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A Chinese check on Algorithms

China's draft rules allow the country's authorities to inspect algorithms and request rectifications should they find problems. Representational image  

Algorithmic recommendations are at the heart of the digital transformation we are witnessing now. From buying laptops to groceries, most people have gradually adopted a new digital consumer lifestyle within a decade. The pandemic-induced policies have accelerated this shift and added more services that can be accessed online.

According to a report from an UN Conference on Trade and Development (UNCTAD), the e-commerce sector saw a “dramatic” rise in its share of all retail sales, to 19% from 16% in 2020. Online retail sales grew markedly in several countries, and global e-commerce sales jumped to $26.7 trillion in 2019, up 4% from 2018. That’s about 30% of the global gross domestic product (GDP).

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A large proportion of these online purchases are made on smartphones and as we add items to our digital shopping cart, the app nudges us to consider alternative brands. It may also offer a related product, suggesting that other buyers bought the two items together. Unlike in a physical store, the online environment has no sales person to assist the buyer. Instead, a digital store’s algorithm recommends ideas to the customer.

Recommender systems

These algorithmic systems are not confined to online shopping. Social media firms, transport service providers and food-delivery portals use their proprietary algorithms to engage users. Their algorithms are built using ‘collaborative filtering’, ‘content-based filtering’ or hybrid method.

In a ‘collaborative filtering’ approach, an online site uses product rating data gathered from various users to recommend items to a specific user. This approach uses both explicit and implicit forms of data.

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Content-based filtering is impersonal and makes use of keywords to run its system. A classic example of this approach is Google search, which spews out a list of websites every time a user keys in words and phrases. The service doesn’t require personal data to give its output.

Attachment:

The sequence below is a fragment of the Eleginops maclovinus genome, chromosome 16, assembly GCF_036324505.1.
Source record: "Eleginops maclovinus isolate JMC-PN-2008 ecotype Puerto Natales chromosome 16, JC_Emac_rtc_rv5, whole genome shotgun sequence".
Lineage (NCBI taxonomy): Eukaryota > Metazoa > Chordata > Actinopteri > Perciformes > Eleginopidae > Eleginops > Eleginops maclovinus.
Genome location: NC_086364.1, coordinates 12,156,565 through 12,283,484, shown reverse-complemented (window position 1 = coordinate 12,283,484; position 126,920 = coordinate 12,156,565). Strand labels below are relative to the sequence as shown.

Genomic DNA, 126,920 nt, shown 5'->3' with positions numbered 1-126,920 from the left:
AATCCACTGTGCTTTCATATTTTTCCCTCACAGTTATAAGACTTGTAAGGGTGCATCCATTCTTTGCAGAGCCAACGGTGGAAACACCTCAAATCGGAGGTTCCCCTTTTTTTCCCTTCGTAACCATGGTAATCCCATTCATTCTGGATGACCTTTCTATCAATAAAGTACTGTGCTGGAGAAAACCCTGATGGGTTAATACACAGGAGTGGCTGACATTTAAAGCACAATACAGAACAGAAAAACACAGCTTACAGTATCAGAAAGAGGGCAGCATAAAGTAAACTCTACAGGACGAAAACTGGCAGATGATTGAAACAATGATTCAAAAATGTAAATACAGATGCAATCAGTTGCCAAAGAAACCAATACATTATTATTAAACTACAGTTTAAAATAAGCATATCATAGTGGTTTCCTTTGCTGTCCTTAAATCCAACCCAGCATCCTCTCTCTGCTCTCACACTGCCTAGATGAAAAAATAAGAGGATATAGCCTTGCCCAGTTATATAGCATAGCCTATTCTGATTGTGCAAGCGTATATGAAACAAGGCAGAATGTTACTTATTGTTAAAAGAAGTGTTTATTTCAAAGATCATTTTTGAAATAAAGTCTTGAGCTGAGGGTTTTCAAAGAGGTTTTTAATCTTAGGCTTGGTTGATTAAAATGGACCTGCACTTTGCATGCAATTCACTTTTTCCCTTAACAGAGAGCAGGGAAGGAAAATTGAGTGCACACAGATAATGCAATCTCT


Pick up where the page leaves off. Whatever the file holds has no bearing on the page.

Most platforms combine collaborative and content-based filtering systems to make recommendations. Netflix is a good example of a hybrid recommender algorithm. The platform suggests films and series by comparing the watching and searching habits of similar users and combining it with content that a particular user has rated highly.

Some other platforms use session-based algorithms to make recommendations in real-time. For instance, if a user purchased a smartphone last time, and now starts a new session to buy a book, data on the previous purchase are irrelevant to the app to make a book recommendation. So, this method relies on a sequence of recent interactions to suggest buying ideas.

Problems in the system

Within a decade, these algorithms, now embedded in most applications, have metamorphosed into intelligent recommenders telling us what’s trending, what to buy, where to go on holiday, and which shows to watch. While algorithmic decision-making is useful in some cases, their use is problematic when applied to social settings. In 2017, some teachers in the U.S. state of Texas sued a multinational firm, SAS Institute, after the company’s proprietary algorithm was used by schools in Houston to judge teachers’ skills based on their students’ standardised test scores. The teachers complained that the company’s Educational Value-Added Assessment System, or EVAAS, ranked them low without giving a good reason. And they had no way to check whether the algorithm was fair or not, as the SAS Institute did not disclose how its rating system worked.

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A U.S. federal judge ruled that the use of EVAAS may violate teachers’ civil rights, and the school district paid the teachers’ fees and agreed to stop using the software.

China fills the gap

In December 2020, the European Commission had proposed draft rules on large tech firms that host content and make decisions about billions of users’ posts, comments, messages, photos, and videos. While the EU’s General Data Protection Regulation (GDPR) remains the gold standard for data protection rules, there is a void in the regulation of algorithms. China is looking to fill that void with a ground-breaking model to regulate algorithmic recommendations.

In August, the Cyberspace Administration of China (CAC) issued a statement that companies should not set up algorithm models that entice users to spend large amounts of money in a way that may disrupt public order. The country’s Draft Internet Information Service Algorithmic Recommendation Management Provisions provides a framework for the regulation of algorithmic recommendation.

“This policy marks the moment that China's tech regulation is not simply keeping pace with data regulations in the EU, but has gone beyond them,” said Kendra Shaefer, Partner at Beijing-based consultancy Trivium China.

The draft rules allow Chinese authorities to inspect algorithms and request rectifications should they find problems, the CAC added.

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Printable version | Jan 28, 2022 5:55:22 AM |

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